Everybody knows that oil is all about money for the companies, the contractors, the government, the speculators rushing to buy up land in Bunyoro . . . But if we re-phrase that thought as “It’s all about economics” it suddenly seems complicated and remote—something that non-economists struggle to understand. Yet, with parliament currently considering a Public Finance Bill that will make key decisions on oil revenue management, much wider public debate is needed over how Uganda’s share of the money should be spent and invested. The 3rd issue of Oil in Uganda’s quarterly, print newsletter, which is now rolling off the presses, tries to demystify the economics as a contribution to the debate. Here we re-publish one of the main articles from the newsletter, UGANDA’S OIL REVENUES: TEN KEY QUESTIONS Read More
Uganda should move carefully and without haste to develop its oil industry and wider economy. Well crafted laws, with institutional checks and balances, are essential to govern the commercial aspects. Revenues should be deposited overseas in hard currency accounts, with a portion saved for the future—because development cannot take place overnight, it needs to phased. Increased government spending should be tied to a comprehensive development plan. Environmental, health and safety issues should be governed by regional laws that bind international oil companies to the same standards they would have to apply in their countries of incorporation—because otherwise they ‘won’t take it seriously.’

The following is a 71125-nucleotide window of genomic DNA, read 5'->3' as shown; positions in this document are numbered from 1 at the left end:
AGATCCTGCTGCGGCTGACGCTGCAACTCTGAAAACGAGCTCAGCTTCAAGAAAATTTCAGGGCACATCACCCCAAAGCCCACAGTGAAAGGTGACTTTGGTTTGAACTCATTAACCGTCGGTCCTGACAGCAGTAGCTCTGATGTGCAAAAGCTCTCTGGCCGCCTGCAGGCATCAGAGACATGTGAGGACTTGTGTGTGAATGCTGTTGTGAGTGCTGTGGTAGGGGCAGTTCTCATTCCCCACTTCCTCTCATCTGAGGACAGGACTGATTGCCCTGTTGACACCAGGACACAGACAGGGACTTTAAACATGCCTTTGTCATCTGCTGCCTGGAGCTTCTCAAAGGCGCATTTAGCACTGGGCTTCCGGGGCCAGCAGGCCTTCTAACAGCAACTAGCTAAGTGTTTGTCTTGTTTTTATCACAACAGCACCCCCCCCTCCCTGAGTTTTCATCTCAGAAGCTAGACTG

So says Columbia University professor, scholar-activist and renowned extractives industries expert, Jenik Radon, who has been delivering a series of lectures at Makerere University. Oil in Uganda caught up with him as he packed his bags to return to storm-buffeted New York City. Read More
More than a million tourists visited Uganda in 2011, bringing US$ 805 million in foreign exchange—the country’s biggest forex earner by a large margin. The Lonely Planet travel guide company has since named Uganda “top tourist destination for 2012.” But what has been the impact of the 16 oil exploration wells drilled inside Murchison Falls National Park, one of the main tourist attractions? What is happening to the animals that the tourists flock to see? Oil in Uganda visited Murchison to ask park staff and neighbouring communities, and also contacted tour operators who expressed concern for the future of their trade as the oil industry ramps up for production. Read More
Uganda should deploy oil revenues to create universal old age pensions and universal health insurance to make a more humane society. This would be a real investment in the future of the nation. So says Dr. Ezra Suruma, Uganda’s former Minister of Finance, in this exclusive interview with Oil in Uganda. He accepts that it will be prudent to place some of the revenues in an Investment Fund—because too much money flowing too fast into the general budget would be difficult to absorb. But, he argues, all Ugandan citizens should become individual shareholders in the Investment Fund, in order to ensure that each and every citizen benefits directly through annual dividends—and also to create citizen-shareholder pressure for transparent and corruption-free management of the funds. Read More